Tuesday, February 7, 2012

Contraception, subsidiarity, and the Catholic bishops

By now you may have heard that the U. S. Department of Health and Human Services (HHS) under Kathleen Sebelius, a Catholic, has issued a mandate that will require Catholic hospitals, universities, and charities to pay for contraceptives, including abortifacients, for their employees -- despite the fact that the Catholic Church teaches that contraception and abortion are intrinsically gravely immoral.  The United States Council of Catholic Bishops has vigorously denounced this act of tyranny, and is working to reverse it.  That is good, and we Catholics should support their efforts.  But it would have been better if the bishops had been equally vigorously upholding Catholic teaching on contraception and subsidiarity over the last several decades, and disciplining Catholics in public life who obstinately promote policies that the Church regards as inherently gravely evil.  Had they done so, it is unlikely that this outrage ever would have been perpetrated in the first place.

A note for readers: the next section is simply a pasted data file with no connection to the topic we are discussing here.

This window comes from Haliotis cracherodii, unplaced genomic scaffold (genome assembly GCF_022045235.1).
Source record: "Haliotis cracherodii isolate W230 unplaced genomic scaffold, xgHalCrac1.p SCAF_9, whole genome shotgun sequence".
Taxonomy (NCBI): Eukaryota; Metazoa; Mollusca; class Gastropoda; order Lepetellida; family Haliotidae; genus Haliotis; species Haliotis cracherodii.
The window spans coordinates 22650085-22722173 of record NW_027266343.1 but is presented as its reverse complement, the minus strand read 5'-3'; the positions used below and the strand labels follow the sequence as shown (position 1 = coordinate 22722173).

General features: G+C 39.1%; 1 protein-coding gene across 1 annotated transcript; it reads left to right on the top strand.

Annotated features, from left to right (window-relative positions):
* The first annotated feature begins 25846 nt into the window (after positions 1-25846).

For decades now, the majority of Catholics have been ignoring the Church’s teaching that the use of contraceptives is mortally sinful.  Even priests who accept that teaching rarely speak about it from the pulpit.  Theologians and professors in Catholic colleges and universities who reject it are for the most part allowed to teach and write against it unmolested.  As a result, it is widely assumed that a Catholic may in good conscience dissent from the Church’s teaching.  It is also no doubt widely thought that many churchmen are embarrassed by this teaching, and expect it someday to change.  The bishops have made no serious effort to counteract these perceptions.  Though they often issue bold statements regarding prudential matters about which they have no special competence -- economic policy, immigration policy, health care policy -- and have been extremely vigorous in promoting a strict abolitionist position on capital punishment that Catholic teaching does not actually require, they do not seem to think it urgent to correct the vast number of Catholics who flout a basic moral doctrine, the teaching and enforcement of which is the bishops’ special responsibility.  How surprised should they be, then, when those hostile to the Church’s teaching judge that Catholics will “roll over” for policies like the one now issued by HHS?  If Catholics and their leaders don’t seem to take the Church’s teaching on contraception very seriously, why should the Obama administration?  (One USCCB official has asked why the administration is allowing the Amish and Christian Scientists to opt out of its health plan, but does not show equal respect to Catholics.  Perhaps the answer is that the government has no doubt that the Amish and the Christian Scientists really believe and practice what they preach.)